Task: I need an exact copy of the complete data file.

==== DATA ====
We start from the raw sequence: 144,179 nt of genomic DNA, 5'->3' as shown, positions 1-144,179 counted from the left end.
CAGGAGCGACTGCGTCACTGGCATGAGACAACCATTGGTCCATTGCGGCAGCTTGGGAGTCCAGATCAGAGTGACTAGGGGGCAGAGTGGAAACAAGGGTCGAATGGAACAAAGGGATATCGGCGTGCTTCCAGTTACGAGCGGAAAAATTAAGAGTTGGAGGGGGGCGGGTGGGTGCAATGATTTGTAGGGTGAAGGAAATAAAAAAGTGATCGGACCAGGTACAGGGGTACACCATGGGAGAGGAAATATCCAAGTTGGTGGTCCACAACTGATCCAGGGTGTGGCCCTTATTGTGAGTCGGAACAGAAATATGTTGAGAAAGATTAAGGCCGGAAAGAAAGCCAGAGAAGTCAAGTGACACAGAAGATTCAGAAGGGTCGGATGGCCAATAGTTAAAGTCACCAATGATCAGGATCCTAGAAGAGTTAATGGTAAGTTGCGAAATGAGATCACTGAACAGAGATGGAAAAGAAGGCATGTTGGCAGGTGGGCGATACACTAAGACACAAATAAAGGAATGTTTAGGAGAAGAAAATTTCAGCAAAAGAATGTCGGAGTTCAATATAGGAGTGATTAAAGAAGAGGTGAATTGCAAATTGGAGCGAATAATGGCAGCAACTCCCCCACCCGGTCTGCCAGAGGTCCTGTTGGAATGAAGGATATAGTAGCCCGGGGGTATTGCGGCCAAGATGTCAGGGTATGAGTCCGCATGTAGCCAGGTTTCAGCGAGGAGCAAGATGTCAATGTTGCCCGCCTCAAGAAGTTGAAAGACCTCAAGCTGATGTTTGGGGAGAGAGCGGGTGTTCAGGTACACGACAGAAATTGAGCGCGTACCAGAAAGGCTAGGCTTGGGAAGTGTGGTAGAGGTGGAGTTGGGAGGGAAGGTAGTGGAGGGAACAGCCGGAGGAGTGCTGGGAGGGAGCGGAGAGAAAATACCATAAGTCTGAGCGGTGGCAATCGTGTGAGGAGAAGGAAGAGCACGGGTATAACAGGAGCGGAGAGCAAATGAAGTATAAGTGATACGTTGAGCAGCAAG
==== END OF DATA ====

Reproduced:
We start from the raw sequence: 144,179 nt of genomic DNA, 5'->3' as shown, positions 1-144,179 counted from the left end.
CAGGAGCGACTGCGTCACTGGCATGAGACAACCATTGGTCCATTGCGGCAGCTTGGGAGTCCAGATCAGAGTGACTAGGGGGCAGAGTGGAAACAAGGGTCGAATGGAACAAAGGGATATCGGCGTGCTTCCAGTTACGAGCGGAAAAATTAAGAGTTGGAGGGGGGCGGGTGGGTGCAATGATTTGTAGGGTGAAGGAAATAAAAAAGTGATCGGACCAGGTACAGGGGTACACCATGGGAGAGGAAATATCCAAGTTGGTGGTCCACAACTGATCCAGGGTGTGGCCCTTATTGTGAGTCGGAACAGAAATATGTTGAGAAAGATTAAGGCCGGAAAGAAAGCCAGAGAAGTCAAGTGACACAGAAGATTCAGAAGGGTCGGATGGCCAATAGTTAAAGTCACCAATGATCAGGATCCTAGAAGAGTTAATGGTAAGTTGCGAAATGAGATCACTGAACAGAGATGGAAAAGAAGGCATGTTGGCAGGTGGGCGATACACTAAGACACAAATAAAGGAATGTTTAGGAGAAGAAAATTTCAGCAAAAGAATGTCGGAGTTCAATATAGGAGTGATTAAAGAAGAGGTGAATTGCAAATTGGAGCGAATAATGGCAGCAACTCCCCCACCCGGTCTGCCAGAGGTCCTGTTGGAATGAAGGATATAGTAGCCCGGGGGTATTGCGGCCAAGATGTCAGGGTATGAGTCCGCATGTAGCCAGGTTTCAGCGAGGAGCAAGATGTCAATGTTGCCCGCCTCAAGAAGTTGAAAGACCTCAAGCTGATGTTTGGGGAGAGAGCGGGTGTTCAGGTACACGACAGAAATTGAGCGCGTACCAGAAAGGCTAGGCTTGGGAAGTGTGGTAGAGGTGGAGTTGGGAGGGAAGGTAGTGGAGGGAACAGCCGGAGGAGTGCTGGGAGGGAGCGGAGAGAAAATACCATAAGTCTGAGCGGTGGCAATCGTGTGAGGAGAAGGAAGAGCACGGGTATAACAGGAGCGGAGAGCAAATGAAGTATAAGTGATACGTTGAGCAGCAAG